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Copyright © 2011 Pearson Education, Inc. Statistical Reasoning.

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Presentation on theme: "Copyright © 2011 Pearson Education, Inc. Statistical Reasoning."— Presentation transcript:

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2 Copyright © 2011 Pearson Education, Inc. Statistical Reasoning

3 Copyright © 2011 Pearson Education, Inc. Slide 5-3 Unit 5C Statistical Tables and Graphs

4 5-C Copyright © 2011 Pearson Education, Inc. Slide 5-4 Frequency Tables A basic frequency table has two columns: The first column lists the categories of data. The second column lists the frequency of each category, which is the number of times each category appears in the data set. Additional columns may include relative frequency (frequency expressed as a fraction or percentage of the total) or cumulative frequency (total of frequencies for the given category and all previous categories).

5 5-C Copyright © 2011 Pearson Education, Inc. Slide 5-5 Data Types and Binning Qualitative data describe qualities or categories. Quantitative data represent counts or measurements. When dealing with quantitative data categories, it is often useful to group, or bin, the data into categories that cover a range of possible values.

6 5-C Copyright © 2011 Pearson Education, Inc. Slide 5-6 Summarizing Raw Data Consider the following 20 scores from a 100-point exam: Determine appropriate bins and make a frequency table including columns for relative and cumulative frequency.

7 5-C Copyright © 2011 Pearson Education, Inc. Slide 5-7 Bar and Pie Graphs A bar chart shows each category with a bar whose length corresponds to its frequency or relative frequency. Pie charts are used primarily for relative frequencies, because the total pie must always represent the total relative frequency of 100%. The size of each wedge is proportional to the relative frequency of the category it represents.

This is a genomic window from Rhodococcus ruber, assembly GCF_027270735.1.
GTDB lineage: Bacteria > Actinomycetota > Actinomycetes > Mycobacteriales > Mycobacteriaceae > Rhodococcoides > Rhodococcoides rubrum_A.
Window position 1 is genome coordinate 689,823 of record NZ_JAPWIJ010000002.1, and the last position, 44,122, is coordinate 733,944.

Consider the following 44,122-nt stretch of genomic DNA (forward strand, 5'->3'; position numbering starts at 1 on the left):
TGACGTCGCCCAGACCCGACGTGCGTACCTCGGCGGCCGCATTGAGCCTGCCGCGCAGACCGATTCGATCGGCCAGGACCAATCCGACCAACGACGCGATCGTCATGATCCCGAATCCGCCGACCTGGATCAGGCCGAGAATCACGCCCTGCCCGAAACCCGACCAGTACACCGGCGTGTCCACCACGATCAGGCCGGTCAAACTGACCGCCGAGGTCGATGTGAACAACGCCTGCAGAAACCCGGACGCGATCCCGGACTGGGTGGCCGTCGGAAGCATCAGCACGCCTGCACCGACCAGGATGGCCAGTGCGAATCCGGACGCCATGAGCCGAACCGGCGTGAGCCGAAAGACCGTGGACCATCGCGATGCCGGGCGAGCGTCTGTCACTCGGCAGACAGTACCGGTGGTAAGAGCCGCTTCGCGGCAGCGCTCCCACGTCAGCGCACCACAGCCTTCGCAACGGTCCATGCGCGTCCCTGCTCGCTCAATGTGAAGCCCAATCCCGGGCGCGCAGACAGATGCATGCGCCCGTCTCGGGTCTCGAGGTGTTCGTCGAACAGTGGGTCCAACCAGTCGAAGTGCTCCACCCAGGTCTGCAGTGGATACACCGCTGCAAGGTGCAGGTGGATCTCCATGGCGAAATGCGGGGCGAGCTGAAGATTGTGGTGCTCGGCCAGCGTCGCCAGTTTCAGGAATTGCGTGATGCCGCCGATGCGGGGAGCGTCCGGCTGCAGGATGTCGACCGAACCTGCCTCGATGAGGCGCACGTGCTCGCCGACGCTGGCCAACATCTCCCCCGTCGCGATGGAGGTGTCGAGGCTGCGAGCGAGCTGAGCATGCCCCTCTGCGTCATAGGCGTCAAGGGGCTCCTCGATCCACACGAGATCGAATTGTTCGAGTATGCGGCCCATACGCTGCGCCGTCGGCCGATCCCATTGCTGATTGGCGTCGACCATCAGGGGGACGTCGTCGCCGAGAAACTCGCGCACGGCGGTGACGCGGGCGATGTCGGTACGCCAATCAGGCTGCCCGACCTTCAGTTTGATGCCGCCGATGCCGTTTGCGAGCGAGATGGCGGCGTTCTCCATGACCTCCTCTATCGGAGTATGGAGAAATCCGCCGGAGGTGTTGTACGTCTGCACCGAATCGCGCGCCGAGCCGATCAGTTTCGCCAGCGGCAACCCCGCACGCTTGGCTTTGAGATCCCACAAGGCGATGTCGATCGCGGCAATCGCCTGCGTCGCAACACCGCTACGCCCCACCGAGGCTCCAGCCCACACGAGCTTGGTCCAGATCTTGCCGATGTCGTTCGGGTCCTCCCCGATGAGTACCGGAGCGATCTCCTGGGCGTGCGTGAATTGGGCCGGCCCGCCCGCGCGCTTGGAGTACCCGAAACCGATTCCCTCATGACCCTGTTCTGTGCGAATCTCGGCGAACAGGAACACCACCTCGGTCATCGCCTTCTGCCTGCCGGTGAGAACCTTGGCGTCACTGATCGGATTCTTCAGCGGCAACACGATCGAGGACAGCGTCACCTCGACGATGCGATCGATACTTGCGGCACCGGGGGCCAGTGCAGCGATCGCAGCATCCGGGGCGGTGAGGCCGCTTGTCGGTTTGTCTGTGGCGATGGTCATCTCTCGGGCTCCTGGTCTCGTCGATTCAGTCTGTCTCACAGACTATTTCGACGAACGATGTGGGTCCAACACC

8 5-C Copyright © 2011 Pearson Education, Inc. Slide 5-8 Bar and Pie Graphs The bar chart and pie chart below both show the data from table 5.1. Grade Data

9 5-C Copyright © 2011 Pearson Education, Inc. Slide 5-9 Important Labels for Graphs Title/caption: The graph should have a title or caption (or both) that explains what is being shown and, if applicable, lists the source of the data. Vertical scale and title: Numbers along the vertical axis should clearly indicate the scale. The numbers should line up with the tick marks. Include a label that describes the variable. Horizontal scale and title: The categories should be clearly indicated along the horizontal axis. (Tick marks may not be necessary for qualitative data, but should be included for quantitative data.) Include a label that describes the variable. Legend: If multiple data sets are displayed on a single graph, include a legend or key to identify the individual data sets.

10 5-C Copyright © 2011 Pearson Education, Inc. Slide 5-10 Definitions A histogram is a bar graph for quantitative data categories. The bars have a natural order and the bar widths have specific meaning. A line chart shows the data value for each category as a dot, and the dots are connected with lines. For each dot, the horizontal position is the center of the bin it represents and the vertical position is the data value for the bin. A time-series diagram is a histogram or line chart in which the horizontal axis represents time.

11 5-C Copyright © 2011 Pearson Education, Inc. Slide 5-11 The histogram and line chart below both show the same data. Histogram and Line Chart

12 5-C Copyright © 2011 Pearson Education, Inc. Slide 5-12 A time-series line chart of stock, bond, and gold prices for an initial $100 investment is shown below. If you invested $100 in bonds on July 7, how much would your investment be worth on August 25? About $97.50 Reading Time-Series Diagrams

13 5-C Assignment P , 36, 47 Copyright © 2011 Pearson Education, Inc. Slide 5-13


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